The inscrutability of evil

by Kim on May 4, 2010

To take a break (though not really) from writing a homily and prayers for the service of death and resurrection* of a suicide on Friday …

“The agony of the Christian mind wrestling with the problem of evil seems at first sight a sign of weakness. Is it not an admission of its inability to resolve the principal objection, its powerlessness even to begin chipping away at the ‘rock of atheism’? On reflection, however, we would suggest that things appear differently.

“If we bowed to the incomprehensible as a way out every time that we found ourselves in difficulties, there would be grounds for suspicion about such a procedure - it would be sheer irresponsibility. People are too ready to fall back on the action of ‘mystery’, and also to confuse mystery with the absurd - which Scripture never does. But we would argue that the mystery of evil is the one unique inscrutable mystery, as unique as evil itself, sui generis. Far from being absurd, it corresponds precisely with the experience of evil, with its two facets: unjustifiable - reality….

“We may take these thoughts further. The sense of evil requires the God of the Bible. In a novel by Joseph Heller, ‘while rejecting belief in God, the characters in the story find themselves compelled to postulate his existence in order to have an adequate object for their moral indignation’ [E.L. Mascall]. Moltmann too has perceived that you suppress all protest against suffering, if you suppress God: ‘Since that time no atheism can fall below Job’s level.’ When you raise this standard objection against God, to whom do you say it, other than this God? Without this God who is sovereign and good, what is the rationale of our complaint? Can we even tell what evil is? ….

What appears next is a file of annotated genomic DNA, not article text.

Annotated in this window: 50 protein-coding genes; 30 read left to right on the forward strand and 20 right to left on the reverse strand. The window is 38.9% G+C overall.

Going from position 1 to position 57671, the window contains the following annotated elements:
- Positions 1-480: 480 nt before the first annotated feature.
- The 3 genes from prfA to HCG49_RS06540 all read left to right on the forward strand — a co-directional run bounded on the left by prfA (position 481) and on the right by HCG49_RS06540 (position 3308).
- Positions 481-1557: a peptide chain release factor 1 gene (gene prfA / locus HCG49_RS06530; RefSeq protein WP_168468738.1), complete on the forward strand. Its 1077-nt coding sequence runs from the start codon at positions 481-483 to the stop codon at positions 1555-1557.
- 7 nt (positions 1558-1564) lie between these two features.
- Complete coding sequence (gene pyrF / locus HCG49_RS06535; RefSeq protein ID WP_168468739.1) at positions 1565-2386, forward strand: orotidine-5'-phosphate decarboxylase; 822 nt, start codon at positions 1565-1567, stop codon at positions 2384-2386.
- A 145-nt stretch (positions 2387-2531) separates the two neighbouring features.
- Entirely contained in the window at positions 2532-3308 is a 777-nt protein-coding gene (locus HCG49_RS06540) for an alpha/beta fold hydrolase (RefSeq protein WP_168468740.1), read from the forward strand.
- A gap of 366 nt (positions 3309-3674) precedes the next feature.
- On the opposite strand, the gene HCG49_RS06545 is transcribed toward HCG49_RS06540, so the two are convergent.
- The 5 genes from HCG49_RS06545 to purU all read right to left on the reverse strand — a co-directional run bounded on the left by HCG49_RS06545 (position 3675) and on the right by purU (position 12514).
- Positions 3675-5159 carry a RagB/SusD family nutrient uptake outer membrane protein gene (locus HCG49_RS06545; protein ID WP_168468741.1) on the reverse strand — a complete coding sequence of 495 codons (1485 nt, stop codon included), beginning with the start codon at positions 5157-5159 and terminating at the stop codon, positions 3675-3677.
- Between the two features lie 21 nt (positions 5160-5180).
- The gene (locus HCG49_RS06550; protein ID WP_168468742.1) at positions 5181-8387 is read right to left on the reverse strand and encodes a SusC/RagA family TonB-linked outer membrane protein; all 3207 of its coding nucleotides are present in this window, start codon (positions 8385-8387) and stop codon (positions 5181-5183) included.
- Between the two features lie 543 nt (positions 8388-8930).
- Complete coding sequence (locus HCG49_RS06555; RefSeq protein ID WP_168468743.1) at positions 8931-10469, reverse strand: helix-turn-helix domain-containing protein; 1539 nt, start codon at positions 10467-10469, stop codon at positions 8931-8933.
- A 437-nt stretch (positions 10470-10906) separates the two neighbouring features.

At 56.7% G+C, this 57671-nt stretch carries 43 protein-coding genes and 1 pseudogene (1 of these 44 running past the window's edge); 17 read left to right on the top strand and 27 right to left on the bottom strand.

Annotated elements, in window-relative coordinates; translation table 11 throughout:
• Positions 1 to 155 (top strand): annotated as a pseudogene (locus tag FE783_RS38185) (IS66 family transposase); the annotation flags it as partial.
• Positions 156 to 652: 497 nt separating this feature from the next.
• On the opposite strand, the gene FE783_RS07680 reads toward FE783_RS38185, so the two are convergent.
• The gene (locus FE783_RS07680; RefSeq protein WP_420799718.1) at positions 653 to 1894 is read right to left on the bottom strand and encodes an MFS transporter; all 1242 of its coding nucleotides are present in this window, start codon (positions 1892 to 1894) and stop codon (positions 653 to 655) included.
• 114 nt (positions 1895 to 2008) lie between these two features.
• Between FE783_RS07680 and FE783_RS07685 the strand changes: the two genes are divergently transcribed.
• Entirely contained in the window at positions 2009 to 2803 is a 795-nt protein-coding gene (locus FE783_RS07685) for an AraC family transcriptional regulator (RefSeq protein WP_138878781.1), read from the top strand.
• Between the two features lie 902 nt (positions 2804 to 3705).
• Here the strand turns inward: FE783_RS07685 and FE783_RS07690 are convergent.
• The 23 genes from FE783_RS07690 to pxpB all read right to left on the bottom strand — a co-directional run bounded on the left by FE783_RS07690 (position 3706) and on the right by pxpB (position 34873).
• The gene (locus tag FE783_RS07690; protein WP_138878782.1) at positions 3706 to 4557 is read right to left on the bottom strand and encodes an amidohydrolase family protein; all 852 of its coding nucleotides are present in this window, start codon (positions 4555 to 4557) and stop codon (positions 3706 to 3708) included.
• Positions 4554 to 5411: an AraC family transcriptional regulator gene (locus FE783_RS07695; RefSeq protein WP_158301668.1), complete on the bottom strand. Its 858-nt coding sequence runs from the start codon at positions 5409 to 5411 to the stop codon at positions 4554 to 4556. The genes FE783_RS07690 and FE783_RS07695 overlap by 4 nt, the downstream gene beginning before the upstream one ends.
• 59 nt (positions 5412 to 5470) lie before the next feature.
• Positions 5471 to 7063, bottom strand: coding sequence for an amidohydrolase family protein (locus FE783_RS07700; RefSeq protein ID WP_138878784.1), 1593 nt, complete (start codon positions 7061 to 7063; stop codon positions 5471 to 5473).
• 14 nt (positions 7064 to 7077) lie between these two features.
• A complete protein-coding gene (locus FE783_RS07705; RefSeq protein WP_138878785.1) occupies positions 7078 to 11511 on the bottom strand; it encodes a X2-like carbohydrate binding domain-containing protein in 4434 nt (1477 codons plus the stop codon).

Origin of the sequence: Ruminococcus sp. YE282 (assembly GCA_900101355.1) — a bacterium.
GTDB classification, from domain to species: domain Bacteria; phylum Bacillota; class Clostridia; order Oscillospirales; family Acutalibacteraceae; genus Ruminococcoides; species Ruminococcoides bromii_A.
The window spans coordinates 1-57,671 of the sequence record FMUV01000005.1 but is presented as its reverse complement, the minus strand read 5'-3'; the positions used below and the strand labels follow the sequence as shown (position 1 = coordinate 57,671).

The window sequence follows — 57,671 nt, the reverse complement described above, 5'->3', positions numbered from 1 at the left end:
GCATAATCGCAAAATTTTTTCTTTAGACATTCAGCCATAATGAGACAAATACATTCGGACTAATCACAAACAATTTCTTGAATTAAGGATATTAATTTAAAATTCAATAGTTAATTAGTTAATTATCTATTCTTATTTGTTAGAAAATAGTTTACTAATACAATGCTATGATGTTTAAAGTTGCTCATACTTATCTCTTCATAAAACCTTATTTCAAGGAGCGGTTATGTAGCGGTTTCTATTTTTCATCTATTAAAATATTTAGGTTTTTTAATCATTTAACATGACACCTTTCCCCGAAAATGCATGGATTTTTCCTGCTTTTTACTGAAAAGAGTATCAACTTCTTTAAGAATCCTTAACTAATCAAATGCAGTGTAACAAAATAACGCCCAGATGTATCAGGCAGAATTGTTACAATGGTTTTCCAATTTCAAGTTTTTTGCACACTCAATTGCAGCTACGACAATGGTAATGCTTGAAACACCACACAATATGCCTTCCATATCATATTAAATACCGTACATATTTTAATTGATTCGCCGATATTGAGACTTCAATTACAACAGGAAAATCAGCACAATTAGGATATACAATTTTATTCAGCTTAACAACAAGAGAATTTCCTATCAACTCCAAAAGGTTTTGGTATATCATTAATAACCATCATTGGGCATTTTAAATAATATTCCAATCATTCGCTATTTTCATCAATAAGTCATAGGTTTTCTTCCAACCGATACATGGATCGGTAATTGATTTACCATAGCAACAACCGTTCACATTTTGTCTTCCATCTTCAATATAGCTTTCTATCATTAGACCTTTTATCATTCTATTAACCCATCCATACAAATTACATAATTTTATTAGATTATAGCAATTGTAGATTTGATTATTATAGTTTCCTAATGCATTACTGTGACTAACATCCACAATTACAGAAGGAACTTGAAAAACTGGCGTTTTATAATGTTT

“We do not understand the why of evil. But we can understand that we do not understand…. To understand evil would be to understand that evil is not ultimately evil…

“Evil is not therefore to be understood, but to be fought. The absence of any solution to the theological problem of the emergence of evil is one side of the coin; the other side, something still more precious than righteous indignation, is the solution to the practical problem of the suppression of evil. What you appear to lose on the theoretical level you gain on the existential level. And we have in mind particularly the far horizon of the practical task, the end of evil, something of far greater interest than its origin. Then will end the cries of ‘How long?’ which express a far heavier burden than the cries of ‘Why?’”

Henri Blocher, Evil and the Cross (Grand Rapids: Kregel, 1993), pp. 102-03.

* I have said before that Christians don’t have “funerals”, we have “services of death and resurrection”. No doubt we will all continue to use the word “funeral”, for shorthand at least - as long as we recognise the semantic poverty, indeed misleadingness. of the term, rather like calling a “sermon” an “address”.

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Henri Blocher on evil, the cross, and hope « P e r ? C r u c e m ? a d ? L u c e m
05.06.10 at 12:50 am

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Mark Byron 05.06.10 at 12:42 am

I’m not sure if we need as much to fight evil as to avoid it. Judo works better than boxing.

A lot of problems flow from when we are obsessed with fighting evil, we forget to do good.

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